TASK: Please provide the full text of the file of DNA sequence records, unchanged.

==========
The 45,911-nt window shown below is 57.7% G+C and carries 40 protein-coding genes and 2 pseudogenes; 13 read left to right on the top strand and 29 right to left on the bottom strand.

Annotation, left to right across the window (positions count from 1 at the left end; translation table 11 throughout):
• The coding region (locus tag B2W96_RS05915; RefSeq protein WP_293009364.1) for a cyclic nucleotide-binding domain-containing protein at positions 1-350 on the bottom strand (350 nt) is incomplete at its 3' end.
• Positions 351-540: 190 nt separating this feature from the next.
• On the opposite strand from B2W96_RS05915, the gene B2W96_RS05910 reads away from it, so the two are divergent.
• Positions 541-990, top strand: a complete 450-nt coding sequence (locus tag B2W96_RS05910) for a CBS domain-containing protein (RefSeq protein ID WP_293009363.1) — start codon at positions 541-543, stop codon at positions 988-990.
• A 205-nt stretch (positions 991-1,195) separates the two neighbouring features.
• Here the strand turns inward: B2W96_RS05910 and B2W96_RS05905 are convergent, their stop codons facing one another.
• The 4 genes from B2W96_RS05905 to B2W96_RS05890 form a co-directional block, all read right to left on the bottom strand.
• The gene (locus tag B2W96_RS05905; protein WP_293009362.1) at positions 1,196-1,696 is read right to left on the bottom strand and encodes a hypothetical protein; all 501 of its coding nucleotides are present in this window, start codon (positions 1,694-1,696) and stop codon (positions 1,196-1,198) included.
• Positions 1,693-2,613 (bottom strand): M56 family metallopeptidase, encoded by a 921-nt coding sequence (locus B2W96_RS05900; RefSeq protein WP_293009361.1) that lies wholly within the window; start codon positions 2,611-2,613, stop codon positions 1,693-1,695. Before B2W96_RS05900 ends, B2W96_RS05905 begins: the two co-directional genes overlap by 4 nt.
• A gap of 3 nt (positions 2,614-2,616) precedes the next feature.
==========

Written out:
The 45,911-nt window shown below is 57.7% G+C and carries 40 protein-coding genes and 2 pseudogenes; 13 read left to right on the top strand and 29 right to left on the bottom strand.

Annotation, left to right across the window (positions count from 1 at the left end; translation table 11 throughout):
• The coding region (locus tag B2W96_RS05915; RefSeq protein WP_293009364.1) for a cyclic nucleotide-binding domain-containing protein at positions 1-350 on the bottom strand (350 nt) is incomplete at its 3' end.
• Positions 351-540: 190 nt separating this feature from the next.
• On the opposite strand from B2W96_RS05915, the gene B2W96_RS05910 reads away from it, so the two are divergent.
• Positions 541-990, top strand: a complete 450-nt coding sequence (locus tag B2W96_RS05910) for a CBS domain-containing protein (RefSeq protein ID WP_293009363.1) — start codon at positions 541-543, stop codon at positions 988-990.
• A 205-nt stretch (positions 991-1,195) separates the two neighbouring features.
• Here the strand turns inward: B2W96_RS05910 and B2W96_RS05905 are convergent, their stop codons facing one another.
• The 4 genes from B2W96_RS05905 to B2W96_RS05890 form a co-directional block, all read right to left on the bottom strand.
• The gene (locus tag B2W96_RS05905; protein WP_293009362.1) at positions 1,196-1,696 is read right to left on the bottom strand and encodes a hypothetical protein; all 501 of its coding nucleotides are present in this window, start codon (positions 1,694-1,696) and stop codon (positions 1,196-1,198) included.
• Positions 1,693-2,613 (bottom strand): M56 family metallopeptidase, encoded by a 921-nt coding sequence (locus B2W96_RS05900; RefSeq protein WP_293009361.1) that lies wholly within the window; start codon positions 2,611-2,613, stop codon positions 1,693-1,695. Before B2W96_RS05900 ends, B2W96_RS05905 begins: the two co-directional genes overlap by 4 nt.
• A gap of 3 nt (positions 2,614-2,616) precedes the next feature.